Another thing which isn’t helping James to see is that, in Uganda, everybody drives with their brights on and since the roads are so bad, they are not even pointing in the right direction. At one point when I was pretty sure that we were going to run head on in to an oncoming truck, I said something to James and his response was he couldn’t see for the oncoming headlights!!! Between James’ vision, the rain, and me yelling, “OH GOD SAVE US”, James finally stares to slow down to almost a stop and pull over, trying to find the edge of the road to get out of the way.  Phew.  I have now confessed the sins of the whole world and am praying, “Oh God, just let me live till the sun comes up.” Surely, once James can see, it will get better. Oh foolishly boy, stop thinking such foolish thoughts.

Daylight finally comes and the only change is that we quit slowly down. James, for some reason, likes driving on the wrong side of the road, which is the right side of the road in the US but we are not IN the US. If there’s not another vehicle coming, and sometimes even when there is one coming, he drives on their side. No, I’m not kidding! This is the truth. We going along swaying, almost out of control, on the wrong side, with a large truck coming, and we’re not able to get back in our lane so, the truck has to move to the center of the road and we pass on the wrong side!!!!  As you can imagine, I’m not the best back seat passenger so I start back seat driving. I figured somebody has to do something.  With my “help”, which some people would call whining, we get back to our side of the road some of the time, at least we’re not passing oncoming traffic on the wrong side.

Now, I know from previous trips that the road from Ft. Portal to Bundibugyo is a VERY steep, twisting mountain road and so the idea of going down and around the mountain is troubling me greatly, to say the least.  James has been going as fast as he can, laughing hysterically between my whining and begging for us to slow down and drive on our side. As we start getting close to Fort Portal, after 8-9 hours of terror, I’m thinking about making them stop to let me out and then bolting for the taxi park so I can take a taxi van to Bundibugyo. I’ve run out of things to confess.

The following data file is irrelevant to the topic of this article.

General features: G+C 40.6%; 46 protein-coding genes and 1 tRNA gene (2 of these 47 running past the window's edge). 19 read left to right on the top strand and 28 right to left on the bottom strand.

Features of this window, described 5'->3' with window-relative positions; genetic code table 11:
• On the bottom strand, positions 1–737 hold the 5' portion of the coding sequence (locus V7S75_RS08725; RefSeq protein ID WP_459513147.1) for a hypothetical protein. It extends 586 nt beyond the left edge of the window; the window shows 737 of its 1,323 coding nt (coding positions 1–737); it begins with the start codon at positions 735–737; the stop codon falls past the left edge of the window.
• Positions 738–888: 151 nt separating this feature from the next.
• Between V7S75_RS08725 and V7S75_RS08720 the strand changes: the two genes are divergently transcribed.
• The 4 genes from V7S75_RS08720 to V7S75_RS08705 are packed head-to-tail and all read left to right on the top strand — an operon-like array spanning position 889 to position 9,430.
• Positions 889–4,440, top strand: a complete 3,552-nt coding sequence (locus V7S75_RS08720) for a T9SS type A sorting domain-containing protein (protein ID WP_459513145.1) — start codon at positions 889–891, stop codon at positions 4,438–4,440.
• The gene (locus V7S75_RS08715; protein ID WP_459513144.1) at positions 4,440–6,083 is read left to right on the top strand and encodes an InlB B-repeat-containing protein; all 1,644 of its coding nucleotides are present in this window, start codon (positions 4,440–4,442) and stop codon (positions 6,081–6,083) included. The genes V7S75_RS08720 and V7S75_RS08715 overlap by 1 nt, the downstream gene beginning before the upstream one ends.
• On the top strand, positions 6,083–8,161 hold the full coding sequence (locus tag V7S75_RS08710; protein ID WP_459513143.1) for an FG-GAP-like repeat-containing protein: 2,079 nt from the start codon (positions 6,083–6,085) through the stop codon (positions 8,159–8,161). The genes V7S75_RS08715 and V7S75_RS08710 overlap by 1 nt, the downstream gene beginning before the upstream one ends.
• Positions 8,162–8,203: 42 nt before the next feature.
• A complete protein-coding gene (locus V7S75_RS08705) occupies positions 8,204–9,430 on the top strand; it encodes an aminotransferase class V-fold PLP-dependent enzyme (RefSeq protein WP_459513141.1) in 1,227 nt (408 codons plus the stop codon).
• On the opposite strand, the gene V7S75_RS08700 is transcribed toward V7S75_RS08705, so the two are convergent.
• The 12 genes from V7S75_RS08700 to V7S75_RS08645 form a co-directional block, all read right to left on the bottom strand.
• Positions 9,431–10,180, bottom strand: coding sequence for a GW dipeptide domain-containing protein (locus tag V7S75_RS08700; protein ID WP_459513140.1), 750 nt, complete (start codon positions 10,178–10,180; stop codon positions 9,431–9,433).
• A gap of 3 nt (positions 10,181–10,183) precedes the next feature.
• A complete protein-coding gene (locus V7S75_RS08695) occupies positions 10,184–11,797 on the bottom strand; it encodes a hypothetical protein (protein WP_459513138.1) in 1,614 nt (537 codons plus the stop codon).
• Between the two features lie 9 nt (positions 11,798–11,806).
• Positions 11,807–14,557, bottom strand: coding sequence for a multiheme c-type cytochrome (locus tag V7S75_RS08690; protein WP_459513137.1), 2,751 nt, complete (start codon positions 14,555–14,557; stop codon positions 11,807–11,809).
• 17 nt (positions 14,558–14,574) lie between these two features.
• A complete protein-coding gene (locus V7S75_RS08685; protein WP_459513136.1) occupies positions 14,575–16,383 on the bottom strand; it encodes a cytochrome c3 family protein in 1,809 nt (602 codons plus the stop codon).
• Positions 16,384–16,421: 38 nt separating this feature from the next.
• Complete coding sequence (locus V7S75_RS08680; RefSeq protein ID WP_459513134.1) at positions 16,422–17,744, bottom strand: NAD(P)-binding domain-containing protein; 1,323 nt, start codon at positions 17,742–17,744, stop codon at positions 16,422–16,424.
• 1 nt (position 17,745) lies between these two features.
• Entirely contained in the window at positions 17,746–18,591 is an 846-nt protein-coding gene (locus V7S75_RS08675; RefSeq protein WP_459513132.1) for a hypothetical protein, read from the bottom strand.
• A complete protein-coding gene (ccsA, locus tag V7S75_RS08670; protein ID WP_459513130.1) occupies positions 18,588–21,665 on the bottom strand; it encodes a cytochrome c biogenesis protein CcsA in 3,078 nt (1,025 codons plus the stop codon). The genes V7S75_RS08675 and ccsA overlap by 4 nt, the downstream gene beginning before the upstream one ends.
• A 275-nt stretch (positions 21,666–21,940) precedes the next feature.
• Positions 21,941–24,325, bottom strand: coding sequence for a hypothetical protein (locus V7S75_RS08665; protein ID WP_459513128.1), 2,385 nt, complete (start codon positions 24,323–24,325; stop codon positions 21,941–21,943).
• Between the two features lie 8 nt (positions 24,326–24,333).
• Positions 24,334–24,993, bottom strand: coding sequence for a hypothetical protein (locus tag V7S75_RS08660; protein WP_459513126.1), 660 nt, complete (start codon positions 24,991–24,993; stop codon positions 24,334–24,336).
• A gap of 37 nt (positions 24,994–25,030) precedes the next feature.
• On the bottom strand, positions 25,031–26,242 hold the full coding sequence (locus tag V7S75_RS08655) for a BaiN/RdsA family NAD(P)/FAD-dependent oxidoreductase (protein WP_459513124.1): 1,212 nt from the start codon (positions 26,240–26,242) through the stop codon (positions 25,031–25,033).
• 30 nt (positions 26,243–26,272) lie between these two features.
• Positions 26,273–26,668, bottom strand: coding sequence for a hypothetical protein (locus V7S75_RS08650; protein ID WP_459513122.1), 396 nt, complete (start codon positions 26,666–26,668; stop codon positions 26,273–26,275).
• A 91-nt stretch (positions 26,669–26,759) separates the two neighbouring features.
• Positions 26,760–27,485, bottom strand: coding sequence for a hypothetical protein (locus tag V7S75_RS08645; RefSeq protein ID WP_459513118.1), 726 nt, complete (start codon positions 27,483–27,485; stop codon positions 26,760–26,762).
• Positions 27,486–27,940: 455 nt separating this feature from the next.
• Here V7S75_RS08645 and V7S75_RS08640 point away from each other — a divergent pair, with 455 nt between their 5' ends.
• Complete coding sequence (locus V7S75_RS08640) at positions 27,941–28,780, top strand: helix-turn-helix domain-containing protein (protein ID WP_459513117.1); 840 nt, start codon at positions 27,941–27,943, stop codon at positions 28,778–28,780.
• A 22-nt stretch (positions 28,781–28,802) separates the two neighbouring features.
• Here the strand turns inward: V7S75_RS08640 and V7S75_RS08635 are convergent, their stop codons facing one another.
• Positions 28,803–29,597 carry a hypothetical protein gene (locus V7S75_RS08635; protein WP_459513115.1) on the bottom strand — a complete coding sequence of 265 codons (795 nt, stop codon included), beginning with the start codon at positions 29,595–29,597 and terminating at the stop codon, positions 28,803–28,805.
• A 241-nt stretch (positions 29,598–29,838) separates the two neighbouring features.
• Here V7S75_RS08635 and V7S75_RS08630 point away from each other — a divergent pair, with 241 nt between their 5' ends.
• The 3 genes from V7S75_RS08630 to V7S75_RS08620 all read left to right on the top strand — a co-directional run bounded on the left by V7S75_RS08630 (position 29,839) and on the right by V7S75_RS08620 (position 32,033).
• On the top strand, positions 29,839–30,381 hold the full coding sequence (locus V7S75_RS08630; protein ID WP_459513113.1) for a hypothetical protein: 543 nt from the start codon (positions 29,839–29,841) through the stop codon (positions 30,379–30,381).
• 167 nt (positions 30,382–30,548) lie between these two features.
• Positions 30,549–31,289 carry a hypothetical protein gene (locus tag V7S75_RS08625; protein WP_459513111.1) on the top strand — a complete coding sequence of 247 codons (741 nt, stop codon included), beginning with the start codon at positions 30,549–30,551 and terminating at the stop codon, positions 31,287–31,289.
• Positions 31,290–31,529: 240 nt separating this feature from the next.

I’m loose in Ft. Portal.  This is my chance.

Since I don’t want to offend or hurt the feelings of my African brothers, even though that often leads to bad decisions and tends to get me into difficult situations, I decide to trust the Lord to deliver me from all this and see how the trip down the mountain will go. After our stop in Fort Portal, I manage to sum up the courage to get back in the car and off we go to Bundibugyo.

Turns out it was my best decision of this whole trip. James has never been on a road like this so he is now the one scared to death!! YEA!! He still likes driving on the wrong side but now we are going really slowly, I mean really slow. I even think about asking, “May we go a little faster between curves?” but I come to my senses and, for once, just keep my mouth shut. I am enjoying not whining for a change.

We made it! Not sure how. James started getting a little braver as we got close to the bottom of the mountain but a scream of terror from me got us slowed back down and we finally made it to Bundibugyo, physical ok but mentally shot.

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Log Entry 11/1/18 The Jinja Adventure

11/5/18 I’m taking a short break in Fort Portal and have wifi so I’m finally able to send an update about the Jinja part of my trip.  Bsp Iraka and I have been in Bundibugyo for a big celebration and are now headed for his diocese around Hoima.

Log Entry 11/1/18:

It’s Thursday November 1 and my last day in Jinja. I left Mbale on October 23rd, I think, the days have started to run together somewhat. I got to Jinja on Tuesday afternoon and I was pretty beat from my time in Mbale, traveling around with Bishop Gogo in his diocese, and the trip from Mbale to Jinja. (A three hour trip in Africa can feel like an 8-10 hour trip in the US, easy. as you may be able to imagine from my previous descriptions.) Even so, I was able to speak to and meet with the clergy here in the diocese of the Nile where Bishop Lubogo is the Bishop. They had a full schedule planned for me for the next 10 days so, right off, I had to disappoint them by telling them we would have to cut a couple of days out in order for me to be in Bundibugyo for the big celebration. So between being tired and having to cut the schedule short, I made the mistake of not asking some questions about the schedule, which was a BIG mistake! It wasn’t until we headed out the first day that I found out that the plan was to be gone for the next ten days staying in a different family’s home each night and that the bishop’s goal was to go to SIX church’s a DAY! I continually had to keep reminding Bishop that we had to cut the days down. Note to self: ALWAYS ask questions about the schedule! What was I thinking? Oh, yea, I wasn’t able to think. TIA.